Have you ever wondered how the fish in your pond or lake cope with cold winter weather? While fish have to deal with low water temperatures, less food and lower oxygen levels, there is still some activity under the surface of the water.
Fish are cold-blooded animals which means that their body temperature is about the same as their surroundings. As a result, their metabolism slows down in colder weather. Since they are less active, fish can survive longer with reduced amounts of food and oxygen. When temp
eratures drop, many fish move to the bottom of lakes and ponds where the water is warmer. Some go into diapause, a state with extremely slow heart rate.
Even though fish are less active, they still require some oxygen. As winter progresses, dissolved oxygen levels can drop too low for some fish to survive which may result in a winterkill. Low oxygen can occur when ice-covered lakes and ponds are blanketed with snow which prevents sunlight from reaching the aquatic plants in the water. The plants cannot carry on photosynthesis, and as they begin to die and decay, the bacteria that decompose the plants consume more oxygen.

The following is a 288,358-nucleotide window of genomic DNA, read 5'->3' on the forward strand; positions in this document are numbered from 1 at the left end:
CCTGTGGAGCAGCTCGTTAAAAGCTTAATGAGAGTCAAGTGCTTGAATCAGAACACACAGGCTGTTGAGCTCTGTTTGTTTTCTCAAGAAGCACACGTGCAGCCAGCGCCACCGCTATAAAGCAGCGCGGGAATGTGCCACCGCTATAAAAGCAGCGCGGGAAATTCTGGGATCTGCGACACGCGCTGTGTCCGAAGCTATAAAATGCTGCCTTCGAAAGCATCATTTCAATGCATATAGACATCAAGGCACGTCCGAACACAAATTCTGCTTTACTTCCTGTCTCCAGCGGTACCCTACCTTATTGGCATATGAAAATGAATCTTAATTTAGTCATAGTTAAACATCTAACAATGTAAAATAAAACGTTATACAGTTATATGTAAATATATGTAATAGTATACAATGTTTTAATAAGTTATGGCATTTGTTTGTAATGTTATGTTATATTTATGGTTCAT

Here are some steps you can take to prevent winterkill in your
pond or lake.
|Bluegill: Eric Enbertson, Division of Public Affairs, cropped from U.S. Fish and Wildlife Service Image
- Install an aeration system to keep a portion of the pond free from ice. This will allow oxygen from the air to mix with the open water.
- Gradually stop feeding your fish when winter is near. Completely stop feeding once the temperature reaches 40-45 degrees. Since fish are less active, they require less food.
- Remove snow cover from the ice in order to allow light to get to aquatic plants. However, making holes in the ices will not help.
KDSWCD sells fish for pond stocking in the spring and fall. Orders are now being taken for the spring fish sale. Fish will be distributed at the district
on April 16. For order form and information on the sale visit